How Not to be a Crappy Panelist

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Conferences are one of the many things you can do to invest in yourself as a blogger. First, you’re an attendee. Then, you pitch to be a speaker the following year. Some people get an entire session depending on the uniqueness of their topic. But if several people have similar backgrounds or topic pitches, they can be invited to a panel.

I have a love/hate relationship with panels at conferences. On one hand, it’s nice to get various perspectives from people on a specific topic. On the other hand, some folks just don’t know how to be a good panelist.

Panels typically consist of 3-5 participants. There’s a moderator who asks them questions, and sometimes there’s room for Q&A at the end. You want to be the one who people are lining up to talk to after the session, not the one they’re not even asking questions. Here are 5 ways to not be a crappy panelist.

Know your strengths and weaknesses

Seems like it’s a no-brainer, right? You’d be surprised. If you’re on a panel, chances are you were chosen for two reasons: your background and the fact that you and several other people had a similar idea for a session. But let’s say you pitched the idea, just because you knew it was popular. If you got selected to talk about something you either have no experience with or you just got started with, you need to stay in your lane.

Stay in your lane gif

Speak Up

Let’s say you’re on a panel with some recognizable names, and you’re just sort of breaking into whatever niche. You may suffer from imposter syndrome on the stage. Don’t let it get to you! Panels typically have that one person who for the most part dominates their topic. But there is nothing more awkward than being the one just sitting up there with the blank stare. I beg of thee: speak up!

Now part of this responsibility lays on the moderator. I’ve seen some moderators who direct 75% of the questions to one person, and maybe they’ll go down the line. But if someone else was asked a question, and you have something to add, say something! I love to hear panelists say “can I add to that”, because it gives the audience more perspective.

Speak up gif

Don’t be long winded

In the same breath (no pun intended), don’t be long winded. For the love of all that’s holy, do not be Chatty Cathy up on stage. Some people have a tendency to ramble after a while, and end up forgetting the question. Bruh, if that’s you, cut it out. Your fellow panelists hate it. The audience hates it. And the moderator is gonna be looking at you like “are you done?” like Kevin Hart.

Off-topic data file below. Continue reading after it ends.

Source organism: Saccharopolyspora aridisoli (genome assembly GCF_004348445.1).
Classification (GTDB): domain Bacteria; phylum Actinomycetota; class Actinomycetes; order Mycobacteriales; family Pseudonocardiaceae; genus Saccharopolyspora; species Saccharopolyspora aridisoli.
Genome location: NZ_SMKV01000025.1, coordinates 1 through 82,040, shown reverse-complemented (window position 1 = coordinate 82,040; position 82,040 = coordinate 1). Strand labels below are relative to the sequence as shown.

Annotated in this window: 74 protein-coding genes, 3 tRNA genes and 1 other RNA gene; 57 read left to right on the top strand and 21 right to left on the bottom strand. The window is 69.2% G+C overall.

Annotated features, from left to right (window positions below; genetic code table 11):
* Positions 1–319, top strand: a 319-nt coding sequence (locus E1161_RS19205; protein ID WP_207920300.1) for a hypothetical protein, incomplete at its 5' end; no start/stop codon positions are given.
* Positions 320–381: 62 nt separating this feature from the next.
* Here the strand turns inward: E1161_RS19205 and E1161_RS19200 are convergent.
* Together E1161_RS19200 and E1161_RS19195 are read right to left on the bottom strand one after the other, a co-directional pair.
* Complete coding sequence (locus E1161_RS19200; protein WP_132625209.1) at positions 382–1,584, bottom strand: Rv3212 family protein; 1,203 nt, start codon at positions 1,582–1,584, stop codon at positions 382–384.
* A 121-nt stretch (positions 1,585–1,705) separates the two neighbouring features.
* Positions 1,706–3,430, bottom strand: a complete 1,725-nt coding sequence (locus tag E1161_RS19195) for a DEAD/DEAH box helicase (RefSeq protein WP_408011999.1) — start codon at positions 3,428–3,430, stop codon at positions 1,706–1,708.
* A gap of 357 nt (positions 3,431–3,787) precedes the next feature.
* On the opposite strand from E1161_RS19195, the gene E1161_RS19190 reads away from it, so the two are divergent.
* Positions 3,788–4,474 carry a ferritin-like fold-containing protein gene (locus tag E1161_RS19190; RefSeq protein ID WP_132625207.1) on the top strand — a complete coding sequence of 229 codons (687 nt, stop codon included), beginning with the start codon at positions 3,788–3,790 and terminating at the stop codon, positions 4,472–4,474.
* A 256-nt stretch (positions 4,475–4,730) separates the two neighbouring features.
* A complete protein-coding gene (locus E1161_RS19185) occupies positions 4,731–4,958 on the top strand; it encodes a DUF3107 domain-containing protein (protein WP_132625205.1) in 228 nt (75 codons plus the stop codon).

Again, you are not alone up there. Defer to your fellow panelists. Especially if you know one or a couple of them. I absolutely love when one person starts an answer, and gives props to someone else sitting up there with them. It adds more interaction, and makes it feel less orchestrated and stale.

Be accessible

After your talk, Q&A happens. If someone directs a question at you, obviously be kind and informative. But after the Q&A, conference goers stick around to ask more personal questions to the individuals on the panel. Stick around! If you’re rushing off and out the room as soon as you all are done, folks are gonna feel some type of way.

I will never forget, I went to Blogalicious and Uneeka Jay spoke on a panel. Afterward, about half the room stuck around to talk to her. She led us out into the ballroom and basically had a 2nd session, answering everyone’s questions. We nicknamed her the Pied Piper because everyone literally followed her in a trance. But it was awesome because not only was she approachable, but she made sure she was able to answer everyone’s questions.

Ask questions gif

Drop your contact info

Understand, not everyone is up for public speaking. This could include asking questions in a crowd, because everybody starts staring at you. And there are also time constraints. If you didn’t get the chance to reach everyone, throw your contact information out there. That goes hand-in-hand with “be accessible”, but you have to give people an easy way to reach you.

Most panels have the panelists’ bios and social media handles on the screen. But if you know your intern tweets for you and you’re in email a lot more, give out your email address! Have your cards on hand. Take their cards.

I’ve seen more good panels than bad, and I usually remember everyone on stage. But there is always the breakout star. You want to be that person. The one people are still feeling magic about even after the conference is over and everyone went home. Don’t be a crappy panelist! When you know better, you do better.

What would you add?

How Not to be a Crappy Panelist

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